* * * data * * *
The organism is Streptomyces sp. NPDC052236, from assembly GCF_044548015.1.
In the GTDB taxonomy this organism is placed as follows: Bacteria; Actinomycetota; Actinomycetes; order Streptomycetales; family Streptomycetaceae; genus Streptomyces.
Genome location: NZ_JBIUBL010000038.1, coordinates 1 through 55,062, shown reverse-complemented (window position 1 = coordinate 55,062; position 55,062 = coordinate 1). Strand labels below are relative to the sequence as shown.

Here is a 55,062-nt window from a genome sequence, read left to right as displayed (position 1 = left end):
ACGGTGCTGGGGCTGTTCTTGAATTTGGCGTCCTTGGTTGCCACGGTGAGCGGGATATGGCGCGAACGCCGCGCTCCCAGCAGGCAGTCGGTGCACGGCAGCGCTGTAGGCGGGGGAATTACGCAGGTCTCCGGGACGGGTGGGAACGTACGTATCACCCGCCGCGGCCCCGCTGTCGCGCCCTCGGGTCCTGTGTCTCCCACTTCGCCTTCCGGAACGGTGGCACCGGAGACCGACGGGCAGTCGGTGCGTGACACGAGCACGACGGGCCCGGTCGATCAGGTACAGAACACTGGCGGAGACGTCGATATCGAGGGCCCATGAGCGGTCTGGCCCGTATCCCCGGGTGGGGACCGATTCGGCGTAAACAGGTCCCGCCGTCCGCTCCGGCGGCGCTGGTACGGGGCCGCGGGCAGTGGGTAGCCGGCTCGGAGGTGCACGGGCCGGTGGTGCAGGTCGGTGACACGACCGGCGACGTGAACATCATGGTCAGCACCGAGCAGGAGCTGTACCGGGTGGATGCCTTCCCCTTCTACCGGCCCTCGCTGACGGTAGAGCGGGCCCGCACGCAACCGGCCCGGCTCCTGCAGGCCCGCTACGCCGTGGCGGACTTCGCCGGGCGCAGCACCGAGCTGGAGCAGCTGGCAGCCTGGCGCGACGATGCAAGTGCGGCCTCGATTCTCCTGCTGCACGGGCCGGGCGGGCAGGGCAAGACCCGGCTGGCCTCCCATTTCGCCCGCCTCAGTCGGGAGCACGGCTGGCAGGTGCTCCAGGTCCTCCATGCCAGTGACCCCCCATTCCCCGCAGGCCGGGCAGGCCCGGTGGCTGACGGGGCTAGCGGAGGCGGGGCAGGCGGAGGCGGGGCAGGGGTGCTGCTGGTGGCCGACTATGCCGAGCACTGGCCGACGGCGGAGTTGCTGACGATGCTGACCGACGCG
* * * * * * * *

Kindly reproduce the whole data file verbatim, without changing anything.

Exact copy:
The organism is Streptomyces sp. NPDC052236, from assembly GCF_044548015.1.
In the GTDB taxonomy this organism is placed as follows: Bacteria; Actinomycetota; Actinomycetes; order Streptomycetales; family Streptomycetaceae; genus Streptomyces.
Genome location: NZ_JBIUBL010000038.1, coordinates 1 through 55,062, shown reverse-complemented (window position 1 = coordinate 55,062; position 55,062 = coordinate 1). Strand labels below are relative to the sequence as shown.

Here is a 55,062-nt window from a genome sequence, read left to right as displayed (position 1 = left end):
ACGGTGCTGGGGCTGTTCTTGAATTTGGCGTCCTTGGTTGCCACGGTGAGCGGGATATGGCGCGAACGCCGCGCTCCCAGCAGGCAGTCGGTGCACGGCAGCGCTGTAGGCGGGGGAATTACGCAGGTCTCCGGGACGGGTGGGAACGTACGTATCACCCGCCGCGGCCCCGCTGTCGCGCCCTCGGGTCCTGTGTCTCCCACTTCGCCTTCCGGAACGGTGGCACCGGAGACCGACGGGCAGTCGGTGCGTGACACGAGCACGACGGGCCCGGTCGATCAGGTACAGAACACTGGCGGAGACGTCGATATCGAGGGCCCATGAGCGGTCTGGCCCGTATCCCCGGGTGGGGACCGATTCGGCGTAAACAGGTCCCGCCGTCCGCTCCGGCGGCGCTGGTACGGGGCCGCGGGCAGTGGGTAGCCGGCTCGGAGGTGCACGGGCCGGTGGTGCAGGTCGGTGACACGACCGGCGACGTGAACATCATGGTCAGCACCGAGCAGGAGCTGTACCGGGTGGATGCCTTCCCCTTCTACCGGCCCTCGCTGACGGTAGAGCGGGCCCGCACGCAACCGGCCCGGCTCCTGCAGGCCCGCTACGCCGTGGCGGACTTCGCCGGGCGCAGCACCGAGCTGGAGCAGCTGGCAGCCTGGCGCGACGATGCAAGTGCGGCCTCGATTCTCCTGCTGCACGGGCCGGGCGGGCAGGGCAAGACCCGGCTGGCCTCCCATTTCGCCCGCCTCAGTCGGGAGCACGGCTGGCAGGTGCTCCAGGTCCTCCATGCCAGTGACCCCCCATTCCCCGCAGGCCGGGCAGGCCCGGTGGCTGACGGGGCTAGCGGAGGCGGGGCAGGCGGAGGCGGGGCAGGGGTGCTGCTGGTGGCCGACTATGCCGAGCACTGGCCGACGGCGGAGTTGCTGACGATGCTGACCGACGCG